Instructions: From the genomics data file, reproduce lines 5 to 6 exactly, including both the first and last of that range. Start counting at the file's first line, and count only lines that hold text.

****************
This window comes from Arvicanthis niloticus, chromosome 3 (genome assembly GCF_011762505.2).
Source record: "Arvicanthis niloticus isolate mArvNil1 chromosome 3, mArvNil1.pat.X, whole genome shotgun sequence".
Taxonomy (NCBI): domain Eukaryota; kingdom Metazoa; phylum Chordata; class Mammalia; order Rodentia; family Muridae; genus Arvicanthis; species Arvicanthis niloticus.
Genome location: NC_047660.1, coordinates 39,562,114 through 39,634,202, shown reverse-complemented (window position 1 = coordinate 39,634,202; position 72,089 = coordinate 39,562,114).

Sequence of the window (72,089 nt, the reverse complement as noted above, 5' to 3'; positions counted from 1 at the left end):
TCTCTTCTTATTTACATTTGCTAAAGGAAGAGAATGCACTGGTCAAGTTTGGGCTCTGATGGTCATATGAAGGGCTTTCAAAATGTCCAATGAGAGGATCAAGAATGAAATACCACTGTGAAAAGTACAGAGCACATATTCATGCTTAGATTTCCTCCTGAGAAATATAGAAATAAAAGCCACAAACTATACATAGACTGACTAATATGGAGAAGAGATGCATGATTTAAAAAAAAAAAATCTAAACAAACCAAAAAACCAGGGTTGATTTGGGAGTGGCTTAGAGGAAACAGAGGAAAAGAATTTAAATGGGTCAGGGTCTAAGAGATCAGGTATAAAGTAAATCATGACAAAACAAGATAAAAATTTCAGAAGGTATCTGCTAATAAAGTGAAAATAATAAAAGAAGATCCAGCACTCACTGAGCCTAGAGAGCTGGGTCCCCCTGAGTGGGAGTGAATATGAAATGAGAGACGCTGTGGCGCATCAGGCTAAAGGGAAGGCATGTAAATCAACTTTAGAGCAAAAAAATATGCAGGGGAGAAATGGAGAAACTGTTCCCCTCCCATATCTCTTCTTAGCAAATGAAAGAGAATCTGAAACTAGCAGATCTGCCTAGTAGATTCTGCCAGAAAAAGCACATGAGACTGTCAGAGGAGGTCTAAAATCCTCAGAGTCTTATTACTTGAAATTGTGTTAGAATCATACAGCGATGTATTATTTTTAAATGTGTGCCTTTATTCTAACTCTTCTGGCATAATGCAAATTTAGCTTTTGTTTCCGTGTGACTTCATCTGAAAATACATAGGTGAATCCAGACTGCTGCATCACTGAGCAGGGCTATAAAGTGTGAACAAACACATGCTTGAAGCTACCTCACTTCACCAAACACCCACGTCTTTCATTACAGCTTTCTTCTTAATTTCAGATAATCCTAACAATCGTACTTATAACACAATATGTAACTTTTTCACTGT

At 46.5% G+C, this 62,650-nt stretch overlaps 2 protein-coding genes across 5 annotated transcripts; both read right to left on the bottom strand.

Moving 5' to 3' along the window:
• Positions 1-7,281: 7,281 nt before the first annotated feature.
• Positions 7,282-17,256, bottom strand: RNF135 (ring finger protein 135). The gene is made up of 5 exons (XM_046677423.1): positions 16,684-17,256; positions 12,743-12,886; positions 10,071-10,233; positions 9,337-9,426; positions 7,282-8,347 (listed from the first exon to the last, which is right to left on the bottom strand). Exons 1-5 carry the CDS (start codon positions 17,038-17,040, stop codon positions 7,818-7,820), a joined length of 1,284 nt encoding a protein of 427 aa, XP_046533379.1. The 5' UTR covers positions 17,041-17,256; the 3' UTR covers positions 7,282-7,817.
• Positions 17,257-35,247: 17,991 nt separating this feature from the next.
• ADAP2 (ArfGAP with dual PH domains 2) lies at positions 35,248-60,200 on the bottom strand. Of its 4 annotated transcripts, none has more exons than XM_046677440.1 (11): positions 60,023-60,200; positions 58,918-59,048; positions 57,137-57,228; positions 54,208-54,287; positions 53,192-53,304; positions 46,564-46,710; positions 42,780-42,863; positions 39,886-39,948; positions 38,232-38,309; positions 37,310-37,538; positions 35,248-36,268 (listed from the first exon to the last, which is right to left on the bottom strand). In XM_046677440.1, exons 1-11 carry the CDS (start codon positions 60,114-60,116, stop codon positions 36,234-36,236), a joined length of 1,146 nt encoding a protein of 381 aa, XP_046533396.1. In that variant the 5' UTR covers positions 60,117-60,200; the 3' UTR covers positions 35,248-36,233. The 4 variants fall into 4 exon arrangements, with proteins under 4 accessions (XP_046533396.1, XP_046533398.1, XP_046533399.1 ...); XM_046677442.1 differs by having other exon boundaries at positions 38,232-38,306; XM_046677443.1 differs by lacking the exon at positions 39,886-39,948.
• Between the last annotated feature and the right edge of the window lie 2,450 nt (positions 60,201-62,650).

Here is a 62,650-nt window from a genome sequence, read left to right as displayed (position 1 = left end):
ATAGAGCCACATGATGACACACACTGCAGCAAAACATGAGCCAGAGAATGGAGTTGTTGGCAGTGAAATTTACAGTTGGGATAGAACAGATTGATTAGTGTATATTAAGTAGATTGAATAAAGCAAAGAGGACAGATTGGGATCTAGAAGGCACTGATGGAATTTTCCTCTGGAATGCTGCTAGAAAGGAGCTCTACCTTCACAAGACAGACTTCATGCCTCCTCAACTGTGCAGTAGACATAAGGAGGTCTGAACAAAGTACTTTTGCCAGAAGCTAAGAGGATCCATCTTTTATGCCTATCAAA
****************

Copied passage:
Sequence of the window (72,089 nt, the reverse complement as noted above, 5' to 3'; positions counted from 1 at the left end):
TCTCTTCTTATTTACATTTGCTAAAGGAAGAGAATGCACTGGTCAAGTTTGGGCTCTGATGGTCATATGAAGGGCTTTCAAAATGTCCAATGAGAGGATCAAGAATGAAATACCACTGTGAAAAGTACAGAGCACATATTCATGCTTAGATTTCCTCCTGAGAAATATAGAAATAAAAGCCACAAACTATACATAGACTGACTAATATGGAGAAGAGATGCATGATTTAAAAAAAAAAAATCTAAACAAACCAAAAAACCAGGGTTGATTTGGGAGTGGCTTAGAGGAAACAGAGGAAAAGAATTTAAATGGGTCAGGGTCTAAGAGATCAGGTATAAAGTAAATCATGACAAAACAAGATAAAAATTTCAGAAGGTATCTGCTAATAAAGTGAAAATAATAAAAGAAGATCCAGCACTCACTGAGCCTAGAGAGCTGGGTCCCCCTGAGTGGGAGTGAATATGAAATGAGAGACGCTGTGGCGCATCAGGCTAAAGGGAAGGCATGTAAATCAACTTTAGAGCAAAAAAATATGCAGGGGAGAAATGGAGAAACTGTTCCCCTCCCATATCTCTTCTTAGCAAATGAAAGAGAATCTGAAACTAGCAGATCTGCCTAGTAGATTCTGCCAGAAAAAGCACATGAGACTGTCAGAGGAGGTCTAAAATCCTCAGAGTCTTATTACTTGAAATTGTGTTAGAATCATACAGCGATGTATTATTTTTAAATGTGTGCCTTTATTCTAACTCTTCTGGCATAATGCAAATTTAGCTTTTGTTTCCGTGTGACTTCATCTGAAAATACATAGGTGAATCCAGACTGCTGCATCACTGAGCAGGGCTATAAAGTGTGAACAAACACATGCTTGAAGCTACCTCACTTCACCAAACACCCACGTCTTTCATTACAGCTTTCTTCTTAATTTCAGATAATCCTAACAATCGTACTTATAACACAATATGTAACTTTTTCACTGT